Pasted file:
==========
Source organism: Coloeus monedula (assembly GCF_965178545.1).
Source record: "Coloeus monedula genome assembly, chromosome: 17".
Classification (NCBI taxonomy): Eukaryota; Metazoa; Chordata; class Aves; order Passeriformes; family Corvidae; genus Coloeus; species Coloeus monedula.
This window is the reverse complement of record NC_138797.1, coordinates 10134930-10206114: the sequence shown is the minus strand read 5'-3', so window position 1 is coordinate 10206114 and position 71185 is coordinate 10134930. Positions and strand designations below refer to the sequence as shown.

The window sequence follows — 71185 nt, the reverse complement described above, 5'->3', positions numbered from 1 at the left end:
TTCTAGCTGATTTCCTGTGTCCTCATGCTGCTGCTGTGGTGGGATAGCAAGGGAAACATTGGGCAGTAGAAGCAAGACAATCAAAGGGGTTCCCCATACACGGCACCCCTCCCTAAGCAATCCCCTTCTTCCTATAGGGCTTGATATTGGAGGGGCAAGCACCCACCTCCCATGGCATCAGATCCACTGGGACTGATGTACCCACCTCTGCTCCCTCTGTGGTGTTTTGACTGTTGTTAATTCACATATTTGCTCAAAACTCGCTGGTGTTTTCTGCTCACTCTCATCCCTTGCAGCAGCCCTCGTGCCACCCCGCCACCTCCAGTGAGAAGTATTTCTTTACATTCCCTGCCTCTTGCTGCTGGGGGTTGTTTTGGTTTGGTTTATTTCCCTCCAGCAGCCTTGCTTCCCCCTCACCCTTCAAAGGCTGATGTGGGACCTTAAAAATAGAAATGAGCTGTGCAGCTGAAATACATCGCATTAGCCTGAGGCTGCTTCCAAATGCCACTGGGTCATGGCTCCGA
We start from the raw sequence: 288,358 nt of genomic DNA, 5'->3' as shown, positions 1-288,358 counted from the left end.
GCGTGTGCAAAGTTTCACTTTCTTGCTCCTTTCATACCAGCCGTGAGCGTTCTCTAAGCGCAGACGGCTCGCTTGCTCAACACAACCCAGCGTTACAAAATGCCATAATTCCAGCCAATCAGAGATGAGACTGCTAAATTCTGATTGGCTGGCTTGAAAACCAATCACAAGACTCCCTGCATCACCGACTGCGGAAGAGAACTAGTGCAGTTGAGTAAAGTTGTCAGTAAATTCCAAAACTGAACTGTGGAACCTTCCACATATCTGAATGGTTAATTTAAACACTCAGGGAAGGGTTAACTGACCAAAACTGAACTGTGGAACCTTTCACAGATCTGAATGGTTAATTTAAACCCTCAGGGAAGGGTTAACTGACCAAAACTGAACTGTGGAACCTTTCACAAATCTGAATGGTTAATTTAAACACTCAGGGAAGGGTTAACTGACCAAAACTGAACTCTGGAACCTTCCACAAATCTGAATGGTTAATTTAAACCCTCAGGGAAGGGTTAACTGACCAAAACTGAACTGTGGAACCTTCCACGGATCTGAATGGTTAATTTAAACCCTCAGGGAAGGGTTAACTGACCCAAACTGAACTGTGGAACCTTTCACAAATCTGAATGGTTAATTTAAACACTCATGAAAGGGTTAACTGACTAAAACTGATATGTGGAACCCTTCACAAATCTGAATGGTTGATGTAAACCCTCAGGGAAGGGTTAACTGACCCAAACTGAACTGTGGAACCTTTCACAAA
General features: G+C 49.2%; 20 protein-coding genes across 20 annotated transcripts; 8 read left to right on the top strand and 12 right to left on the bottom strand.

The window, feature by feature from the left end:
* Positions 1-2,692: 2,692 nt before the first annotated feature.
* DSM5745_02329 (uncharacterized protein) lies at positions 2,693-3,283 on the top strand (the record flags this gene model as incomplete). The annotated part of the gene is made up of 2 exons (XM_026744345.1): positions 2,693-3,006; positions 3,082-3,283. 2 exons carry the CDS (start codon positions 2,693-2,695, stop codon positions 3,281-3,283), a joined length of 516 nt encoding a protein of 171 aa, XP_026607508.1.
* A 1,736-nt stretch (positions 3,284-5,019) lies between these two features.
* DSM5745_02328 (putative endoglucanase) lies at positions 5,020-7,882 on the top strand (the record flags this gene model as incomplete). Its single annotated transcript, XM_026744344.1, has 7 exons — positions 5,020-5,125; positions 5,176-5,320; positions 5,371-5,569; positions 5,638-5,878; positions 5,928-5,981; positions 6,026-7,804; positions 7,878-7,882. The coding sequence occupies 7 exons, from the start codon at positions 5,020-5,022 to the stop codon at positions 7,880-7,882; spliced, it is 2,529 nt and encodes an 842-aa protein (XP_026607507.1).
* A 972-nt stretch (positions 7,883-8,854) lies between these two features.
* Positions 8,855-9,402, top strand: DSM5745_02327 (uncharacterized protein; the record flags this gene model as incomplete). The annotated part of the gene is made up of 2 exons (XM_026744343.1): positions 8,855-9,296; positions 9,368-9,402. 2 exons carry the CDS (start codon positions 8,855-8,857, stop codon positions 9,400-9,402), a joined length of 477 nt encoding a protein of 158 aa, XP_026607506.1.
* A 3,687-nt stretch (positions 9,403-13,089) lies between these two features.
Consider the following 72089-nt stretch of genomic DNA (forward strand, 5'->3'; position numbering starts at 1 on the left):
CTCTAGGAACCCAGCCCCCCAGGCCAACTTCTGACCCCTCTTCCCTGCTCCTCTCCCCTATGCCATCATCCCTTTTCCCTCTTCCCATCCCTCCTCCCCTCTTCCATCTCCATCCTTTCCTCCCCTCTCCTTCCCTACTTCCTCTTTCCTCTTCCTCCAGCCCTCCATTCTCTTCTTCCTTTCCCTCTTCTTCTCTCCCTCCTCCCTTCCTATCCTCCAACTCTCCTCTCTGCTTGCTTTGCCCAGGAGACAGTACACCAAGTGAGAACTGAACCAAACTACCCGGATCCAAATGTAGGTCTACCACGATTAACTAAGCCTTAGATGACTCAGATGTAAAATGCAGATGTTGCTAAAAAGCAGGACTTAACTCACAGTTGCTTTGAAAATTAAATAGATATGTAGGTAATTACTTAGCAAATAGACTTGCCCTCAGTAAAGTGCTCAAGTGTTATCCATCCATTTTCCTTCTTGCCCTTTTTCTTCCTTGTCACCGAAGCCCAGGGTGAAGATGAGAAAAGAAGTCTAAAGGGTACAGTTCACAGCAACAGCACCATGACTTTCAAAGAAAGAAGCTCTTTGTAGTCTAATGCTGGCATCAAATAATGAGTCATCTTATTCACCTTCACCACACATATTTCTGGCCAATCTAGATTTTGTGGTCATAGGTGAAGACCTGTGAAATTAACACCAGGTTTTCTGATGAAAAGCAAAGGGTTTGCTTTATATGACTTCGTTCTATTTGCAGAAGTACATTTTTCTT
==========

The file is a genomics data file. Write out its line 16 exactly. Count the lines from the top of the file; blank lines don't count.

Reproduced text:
* Positions 8,855-9,402, top strand: DSM5745_02327 (uncharacterized protein; the record flags this gene model as incomplete). The annotated part of the gene is made up of 2 exons (XM_026744343.1): positions 8,855-9,296; positions 9,368-9,402. 2 exons carry the CDS (start codon positions 8,855-8,857, stop codon positions 9,400-9,402), a joined length of 477 nt encoding a protein of 158 aa, XP_026607506.1.